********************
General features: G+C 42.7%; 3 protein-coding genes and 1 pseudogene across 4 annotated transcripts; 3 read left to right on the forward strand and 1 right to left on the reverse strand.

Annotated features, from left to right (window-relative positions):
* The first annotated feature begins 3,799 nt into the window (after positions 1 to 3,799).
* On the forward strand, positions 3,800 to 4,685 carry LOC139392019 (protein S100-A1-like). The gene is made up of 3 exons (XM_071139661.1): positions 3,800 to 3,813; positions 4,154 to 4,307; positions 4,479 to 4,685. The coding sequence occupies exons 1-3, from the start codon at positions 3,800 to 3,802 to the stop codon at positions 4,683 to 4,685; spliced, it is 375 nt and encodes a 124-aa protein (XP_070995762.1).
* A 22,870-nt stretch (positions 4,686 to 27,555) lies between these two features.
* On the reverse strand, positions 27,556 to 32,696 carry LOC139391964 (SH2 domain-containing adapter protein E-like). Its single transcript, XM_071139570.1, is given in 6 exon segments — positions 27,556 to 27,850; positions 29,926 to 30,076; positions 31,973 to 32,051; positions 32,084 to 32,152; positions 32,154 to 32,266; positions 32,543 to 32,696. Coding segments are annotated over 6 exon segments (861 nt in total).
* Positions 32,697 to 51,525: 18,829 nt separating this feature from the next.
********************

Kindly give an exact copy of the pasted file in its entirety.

General features: G+C 42.7%; 3 protein-coding genes and 1 pseudogene across 4 annotated transcripts; 3 read left to right on the forward strand and 1 right to left on the reverse strand.

Annotated features, from left to right (window-relative positions):
* The first annotated feature begins 3,799 nt into the window (after positions 1 to 3,799).
* On the forward strand, positions 3,800 to 4,685 carry LOC139392019 (protein S100-A1-like). The gene is made up of 3 exons (XM_071139661.1): positions 3,800 to 3,813; positions 4,154 to 4,307; positions 4,479 to 4,685. The coding sequence occupies exons 1-3, from the start codon at positions 3,800 to 3,802 to the stop codon at positions 4,683 to 4,685; spliced, it is 375 nt and encodes a 124-aa protein (XP_070995762.1).
* A 22,870-nt stretch (positions 4,686 to 27,555) lies between these two features.
* On the reverse strand, positions 27,556 to 32,696 carry LOC139391964 (SH2 domain-containing adapter protein E-like). Its single transcript, XM_071139570.1, is given in 6 exon segments — positions 27,556 to 27,850; positions 29,926 to 30,076; positions 31,973 to 32,051; positions 32,084 to 32,152; positions 32,154 to 32,266; positions 32,543 to 32,696. Coding segments are annotated over 6 exon segments (861 nt in total).
* Positions 32,697 to 51,525: 18,829 nt separating this feature from the next.